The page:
Le Passage offers a taste of France in Mogan Mountain
Updated: 2014-04-13 07:33
By Rebecca Lo in Huzhou (China Daily)
One of the most enjoyable aspects of vacationing in Europe is staying in a country home.
The fresh air, picturesque landscapes and relaxing vibes all contribute to a memorable family holiday.
And for residents of Shanghai, Suzhou, Ningbo or Hangzhou, the same experience is now only a drive away.
Husband and wife owners Christophe and Pauline Peres fell in love with the hills of Mogan Mountain 10 years ago. Their primary residence is in downtown Shanghai, and they wanted a place where their three young boys could roam freely surrounded by nature.
On a drive north of Hangzhou, they discovered an idyllic spot: A tea plantation nestled in the greenery of Deqing county.
Peres, a French developer who specializes in converting Art Deco buildings in the former French concession, was determined to make the plantation his family's vacation home.
After purchasing the land, Peres set about master planning, designing and building his dream French country house to exacting standards.
"I collected and reclaimed wood, which I used throughout the house. I like the look and feel of soft leather chairs," Peres says.
"He built everything a little too well," Pauline Peres, an English-born Chinese with Hong Kong roots, says, laughing.
The couple discovered that Mogan Mountain was a popular holiday destination for Shanghai's elite in the 1930s. The cool mountain air and beautiful rolling hills provided a welcome contrast to humid summers in the city. Today, there are many houses in the county that have been converted into cottage industries specializing in local handicrafts.
Peres' tea-plantation conversion took eight years. In 2008, right in the middle of the process, the government approached the couple to see if they would be interested in turning their home into a luxury boutique hotel.
That change resulted in the gradual addition of five independent villas to supplement the main building. There are a total of 29 spacious rooms, with some boasting terraces and others spanning two levels. Outfitted with painted wrought-iron chandeliers, weathered hardwood flooring and European-style country furnishings, the accommodations are luxurious while remaining family-friendly.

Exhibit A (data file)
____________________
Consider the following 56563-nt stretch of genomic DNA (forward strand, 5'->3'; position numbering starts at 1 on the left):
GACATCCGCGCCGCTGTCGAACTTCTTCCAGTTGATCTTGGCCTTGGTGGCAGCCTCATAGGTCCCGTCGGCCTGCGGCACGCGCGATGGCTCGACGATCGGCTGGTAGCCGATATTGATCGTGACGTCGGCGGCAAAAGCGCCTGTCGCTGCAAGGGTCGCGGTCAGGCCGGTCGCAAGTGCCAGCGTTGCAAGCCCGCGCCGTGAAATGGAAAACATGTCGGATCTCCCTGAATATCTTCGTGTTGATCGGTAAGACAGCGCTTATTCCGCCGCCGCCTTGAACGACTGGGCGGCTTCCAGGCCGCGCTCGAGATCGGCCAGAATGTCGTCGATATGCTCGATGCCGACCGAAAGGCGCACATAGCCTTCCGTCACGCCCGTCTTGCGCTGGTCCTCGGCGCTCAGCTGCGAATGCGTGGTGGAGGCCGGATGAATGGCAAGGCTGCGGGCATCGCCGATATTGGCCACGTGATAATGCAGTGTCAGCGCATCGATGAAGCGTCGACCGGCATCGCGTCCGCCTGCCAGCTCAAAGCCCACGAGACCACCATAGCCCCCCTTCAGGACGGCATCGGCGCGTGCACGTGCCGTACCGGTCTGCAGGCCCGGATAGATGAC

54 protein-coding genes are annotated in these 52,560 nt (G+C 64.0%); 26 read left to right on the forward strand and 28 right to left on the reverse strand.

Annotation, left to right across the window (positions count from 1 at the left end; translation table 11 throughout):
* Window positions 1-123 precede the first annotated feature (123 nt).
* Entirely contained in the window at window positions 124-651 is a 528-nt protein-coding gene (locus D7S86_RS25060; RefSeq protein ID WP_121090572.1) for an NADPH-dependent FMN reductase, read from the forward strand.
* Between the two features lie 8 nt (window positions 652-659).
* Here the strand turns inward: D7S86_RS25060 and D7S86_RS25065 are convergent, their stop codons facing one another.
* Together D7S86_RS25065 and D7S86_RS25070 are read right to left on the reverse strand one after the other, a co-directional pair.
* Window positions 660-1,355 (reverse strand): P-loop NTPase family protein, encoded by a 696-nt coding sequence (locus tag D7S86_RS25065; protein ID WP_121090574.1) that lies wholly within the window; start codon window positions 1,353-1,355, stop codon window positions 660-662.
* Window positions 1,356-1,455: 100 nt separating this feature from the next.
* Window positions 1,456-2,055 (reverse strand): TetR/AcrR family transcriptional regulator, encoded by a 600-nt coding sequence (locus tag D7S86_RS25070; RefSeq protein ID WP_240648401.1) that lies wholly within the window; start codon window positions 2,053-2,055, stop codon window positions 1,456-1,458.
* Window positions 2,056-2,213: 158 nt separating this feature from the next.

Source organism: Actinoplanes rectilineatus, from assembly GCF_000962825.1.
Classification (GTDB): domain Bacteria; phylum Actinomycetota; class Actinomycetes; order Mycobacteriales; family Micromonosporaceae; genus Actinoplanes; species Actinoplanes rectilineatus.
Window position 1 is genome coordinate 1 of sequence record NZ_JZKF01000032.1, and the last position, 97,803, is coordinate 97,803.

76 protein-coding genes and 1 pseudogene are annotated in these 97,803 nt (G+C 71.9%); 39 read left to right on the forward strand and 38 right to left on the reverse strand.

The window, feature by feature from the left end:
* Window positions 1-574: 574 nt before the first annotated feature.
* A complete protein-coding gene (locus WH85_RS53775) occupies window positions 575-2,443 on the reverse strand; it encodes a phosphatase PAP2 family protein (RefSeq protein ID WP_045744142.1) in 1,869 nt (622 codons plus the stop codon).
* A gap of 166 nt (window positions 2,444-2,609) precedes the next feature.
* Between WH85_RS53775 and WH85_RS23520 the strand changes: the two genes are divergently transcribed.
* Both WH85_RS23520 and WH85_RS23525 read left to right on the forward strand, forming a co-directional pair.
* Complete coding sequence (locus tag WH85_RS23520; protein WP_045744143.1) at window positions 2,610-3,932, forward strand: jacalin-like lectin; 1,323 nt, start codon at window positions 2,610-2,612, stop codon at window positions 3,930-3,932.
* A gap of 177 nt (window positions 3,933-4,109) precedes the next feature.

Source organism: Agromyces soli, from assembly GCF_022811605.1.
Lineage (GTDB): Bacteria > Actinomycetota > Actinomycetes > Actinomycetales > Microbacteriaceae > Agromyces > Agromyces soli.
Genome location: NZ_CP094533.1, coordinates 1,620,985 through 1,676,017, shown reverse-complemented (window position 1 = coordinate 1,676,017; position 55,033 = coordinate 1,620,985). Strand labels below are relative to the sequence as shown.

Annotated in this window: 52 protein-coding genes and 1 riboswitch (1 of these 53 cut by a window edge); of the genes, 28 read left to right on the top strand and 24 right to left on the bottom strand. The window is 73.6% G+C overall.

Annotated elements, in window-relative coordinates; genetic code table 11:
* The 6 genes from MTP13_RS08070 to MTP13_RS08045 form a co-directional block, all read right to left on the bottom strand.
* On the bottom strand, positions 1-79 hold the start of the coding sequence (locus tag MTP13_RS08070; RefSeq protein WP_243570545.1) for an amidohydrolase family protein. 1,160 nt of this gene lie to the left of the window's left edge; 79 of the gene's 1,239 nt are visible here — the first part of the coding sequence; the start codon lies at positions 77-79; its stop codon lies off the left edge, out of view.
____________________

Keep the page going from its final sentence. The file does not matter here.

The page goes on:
The facilities include a heated outdoor saltwater swimming pool and a number of areas for dining, such as a poolside restaurant and fine-dining restaurant helmed by executive chef Jackie Chan.
Peres is a wine buff and stocks a large cellar featuring small organic vineyards and biodynamic vintages. Wine pairing dinners can also be prepared for up to 40 guests in the cellar.
The average stay is three nights, Peres says.
"We want to give (guests) the option of dining in different places on the property, including in their room."
Since it opened in October 2012, Le Passage has become popular for MICE (meetings, incentives, conferences and exhibitions), such as corporate retreats, incentive trips and outdoor weddings.
The entire hotel can be booked for a large family or company gathering, Peres says.
Le Passage has a cooking school where guests can learn French cuisine from the basics to gourmet dishes.
"We package the results of their cooking so that guests can take treats like foie gras home to share," says Peres.
As Le Passage is a working tea plantation, guests can pick tea leaves when in season and learn how to make tea as well as purchase organic brews from its boutique.
Other popular activities include rose picking from its 12,000 rose bushes and floral arranging. There are extensive trails in the surrounding countryside for hiking and bike riding, with bicycles supplied by Le Passage, and two golf clubs nearby.
"Le Passage is a destination for people to enjoy nature but don't want to rough it," says Pauline Peres.
"Even if they are just coming up for the day, we will plan their activities. We take care of everything for them."
(China Daily 04/13/2014 page9)